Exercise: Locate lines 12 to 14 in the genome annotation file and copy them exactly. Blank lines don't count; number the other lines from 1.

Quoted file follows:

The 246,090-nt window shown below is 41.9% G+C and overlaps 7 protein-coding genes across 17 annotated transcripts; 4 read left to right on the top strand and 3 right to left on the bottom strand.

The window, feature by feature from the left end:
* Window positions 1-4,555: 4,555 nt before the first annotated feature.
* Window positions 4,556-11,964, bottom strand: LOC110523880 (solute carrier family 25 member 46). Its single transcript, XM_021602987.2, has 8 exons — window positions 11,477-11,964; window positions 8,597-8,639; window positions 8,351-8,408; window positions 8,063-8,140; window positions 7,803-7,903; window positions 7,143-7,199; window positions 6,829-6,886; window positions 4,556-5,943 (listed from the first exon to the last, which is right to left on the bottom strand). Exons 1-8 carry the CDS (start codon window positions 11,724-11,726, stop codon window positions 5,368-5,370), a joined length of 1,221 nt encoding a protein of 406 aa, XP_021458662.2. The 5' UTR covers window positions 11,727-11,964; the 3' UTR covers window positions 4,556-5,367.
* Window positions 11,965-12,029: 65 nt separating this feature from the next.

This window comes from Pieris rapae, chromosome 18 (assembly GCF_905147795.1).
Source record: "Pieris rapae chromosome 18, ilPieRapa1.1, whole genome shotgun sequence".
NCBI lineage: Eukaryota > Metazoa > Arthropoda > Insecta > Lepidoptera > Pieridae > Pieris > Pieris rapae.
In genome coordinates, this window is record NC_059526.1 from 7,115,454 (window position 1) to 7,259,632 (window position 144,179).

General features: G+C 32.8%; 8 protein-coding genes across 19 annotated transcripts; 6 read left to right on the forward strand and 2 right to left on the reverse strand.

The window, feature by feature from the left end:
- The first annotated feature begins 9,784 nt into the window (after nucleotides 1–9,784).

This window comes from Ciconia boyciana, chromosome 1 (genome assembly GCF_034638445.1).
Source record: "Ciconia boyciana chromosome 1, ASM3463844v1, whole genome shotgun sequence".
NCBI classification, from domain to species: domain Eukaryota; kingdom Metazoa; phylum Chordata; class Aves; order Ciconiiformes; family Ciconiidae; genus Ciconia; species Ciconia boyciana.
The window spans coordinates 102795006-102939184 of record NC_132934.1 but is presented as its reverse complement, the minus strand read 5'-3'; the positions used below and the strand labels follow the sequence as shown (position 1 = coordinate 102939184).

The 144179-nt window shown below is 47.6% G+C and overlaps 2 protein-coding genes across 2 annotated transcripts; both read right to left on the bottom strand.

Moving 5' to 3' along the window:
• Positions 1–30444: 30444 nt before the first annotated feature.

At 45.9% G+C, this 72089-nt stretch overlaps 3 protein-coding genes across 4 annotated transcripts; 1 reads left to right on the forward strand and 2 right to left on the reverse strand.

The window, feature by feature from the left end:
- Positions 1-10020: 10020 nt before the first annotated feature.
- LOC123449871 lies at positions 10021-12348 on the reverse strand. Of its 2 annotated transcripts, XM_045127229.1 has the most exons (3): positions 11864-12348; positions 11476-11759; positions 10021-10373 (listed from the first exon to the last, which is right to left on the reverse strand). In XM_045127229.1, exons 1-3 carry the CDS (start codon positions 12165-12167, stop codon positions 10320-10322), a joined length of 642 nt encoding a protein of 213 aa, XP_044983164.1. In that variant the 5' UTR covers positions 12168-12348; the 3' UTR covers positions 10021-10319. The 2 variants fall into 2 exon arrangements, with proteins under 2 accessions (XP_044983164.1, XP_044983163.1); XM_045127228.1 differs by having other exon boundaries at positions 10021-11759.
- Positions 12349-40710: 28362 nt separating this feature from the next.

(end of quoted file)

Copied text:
- The first annotated feature begins 9,784 nt into the window (after nucleotides 1–9,784).

This window comes from Ciconia boyciana, chromosome 1 (genome assembly GCF_034638445.1).
Source record: "Ciconia boyciana chromosome 1, ASM3463844v1, whole genome shotgun sequence".